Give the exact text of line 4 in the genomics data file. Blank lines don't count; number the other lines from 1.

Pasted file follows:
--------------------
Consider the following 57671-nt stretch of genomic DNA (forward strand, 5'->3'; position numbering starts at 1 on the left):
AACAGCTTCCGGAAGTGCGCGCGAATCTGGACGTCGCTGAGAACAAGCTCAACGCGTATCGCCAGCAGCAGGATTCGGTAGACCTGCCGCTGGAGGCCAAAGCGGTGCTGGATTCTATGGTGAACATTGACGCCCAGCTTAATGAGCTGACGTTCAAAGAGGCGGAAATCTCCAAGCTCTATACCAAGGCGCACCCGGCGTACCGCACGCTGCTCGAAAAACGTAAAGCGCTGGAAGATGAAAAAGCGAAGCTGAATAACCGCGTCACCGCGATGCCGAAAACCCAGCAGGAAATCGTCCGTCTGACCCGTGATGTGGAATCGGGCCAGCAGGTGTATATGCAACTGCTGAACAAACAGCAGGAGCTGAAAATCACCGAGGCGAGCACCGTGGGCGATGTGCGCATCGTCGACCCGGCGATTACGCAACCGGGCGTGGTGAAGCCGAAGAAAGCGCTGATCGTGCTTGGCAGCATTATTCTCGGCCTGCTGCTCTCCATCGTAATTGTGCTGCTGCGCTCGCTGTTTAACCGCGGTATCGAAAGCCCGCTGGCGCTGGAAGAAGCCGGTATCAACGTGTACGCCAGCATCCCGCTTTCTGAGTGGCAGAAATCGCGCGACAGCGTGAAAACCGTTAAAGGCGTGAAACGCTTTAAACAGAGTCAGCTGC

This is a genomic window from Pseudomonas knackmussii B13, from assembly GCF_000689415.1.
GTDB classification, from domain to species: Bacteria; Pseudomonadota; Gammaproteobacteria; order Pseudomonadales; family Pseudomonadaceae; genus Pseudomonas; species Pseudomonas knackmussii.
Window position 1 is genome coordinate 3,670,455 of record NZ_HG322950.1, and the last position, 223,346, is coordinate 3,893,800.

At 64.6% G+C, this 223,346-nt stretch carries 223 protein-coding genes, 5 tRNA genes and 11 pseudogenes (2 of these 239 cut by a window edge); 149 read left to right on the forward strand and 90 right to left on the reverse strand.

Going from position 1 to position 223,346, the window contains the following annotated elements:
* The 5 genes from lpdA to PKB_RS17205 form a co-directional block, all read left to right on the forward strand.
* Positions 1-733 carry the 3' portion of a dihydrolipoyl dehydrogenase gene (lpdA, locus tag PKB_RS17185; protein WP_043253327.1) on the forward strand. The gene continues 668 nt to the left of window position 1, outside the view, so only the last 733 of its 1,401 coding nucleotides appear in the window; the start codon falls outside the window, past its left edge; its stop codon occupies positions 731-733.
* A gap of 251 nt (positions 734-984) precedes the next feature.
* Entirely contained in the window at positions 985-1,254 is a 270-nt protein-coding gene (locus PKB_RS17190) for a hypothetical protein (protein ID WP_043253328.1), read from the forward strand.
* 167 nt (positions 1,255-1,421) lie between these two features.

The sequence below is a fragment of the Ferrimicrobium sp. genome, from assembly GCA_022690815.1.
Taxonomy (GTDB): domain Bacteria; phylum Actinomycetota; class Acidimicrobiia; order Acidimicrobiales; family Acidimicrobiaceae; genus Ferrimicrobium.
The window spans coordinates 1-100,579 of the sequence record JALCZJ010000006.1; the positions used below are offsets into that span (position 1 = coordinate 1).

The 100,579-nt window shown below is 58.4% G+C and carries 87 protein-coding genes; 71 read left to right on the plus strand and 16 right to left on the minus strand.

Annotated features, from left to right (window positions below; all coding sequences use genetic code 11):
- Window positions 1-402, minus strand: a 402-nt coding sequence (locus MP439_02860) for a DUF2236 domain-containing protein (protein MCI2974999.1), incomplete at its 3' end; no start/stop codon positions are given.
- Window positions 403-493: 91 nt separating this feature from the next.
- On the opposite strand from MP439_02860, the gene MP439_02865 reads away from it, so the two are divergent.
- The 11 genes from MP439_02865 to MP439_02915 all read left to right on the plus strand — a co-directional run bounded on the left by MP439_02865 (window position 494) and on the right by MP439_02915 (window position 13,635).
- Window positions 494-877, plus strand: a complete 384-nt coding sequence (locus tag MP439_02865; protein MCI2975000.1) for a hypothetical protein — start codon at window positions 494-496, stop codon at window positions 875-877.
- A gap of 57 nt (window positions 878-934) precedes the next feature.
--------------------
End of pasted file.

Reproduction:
GTDB classification, from domain to species: Bacteria; Pseudomonadota; Gammaproteobacteria; order Pseudomonadales; family Pseudomonadaceae; genus Pseudomonas; species Pseudomonas knackmussii.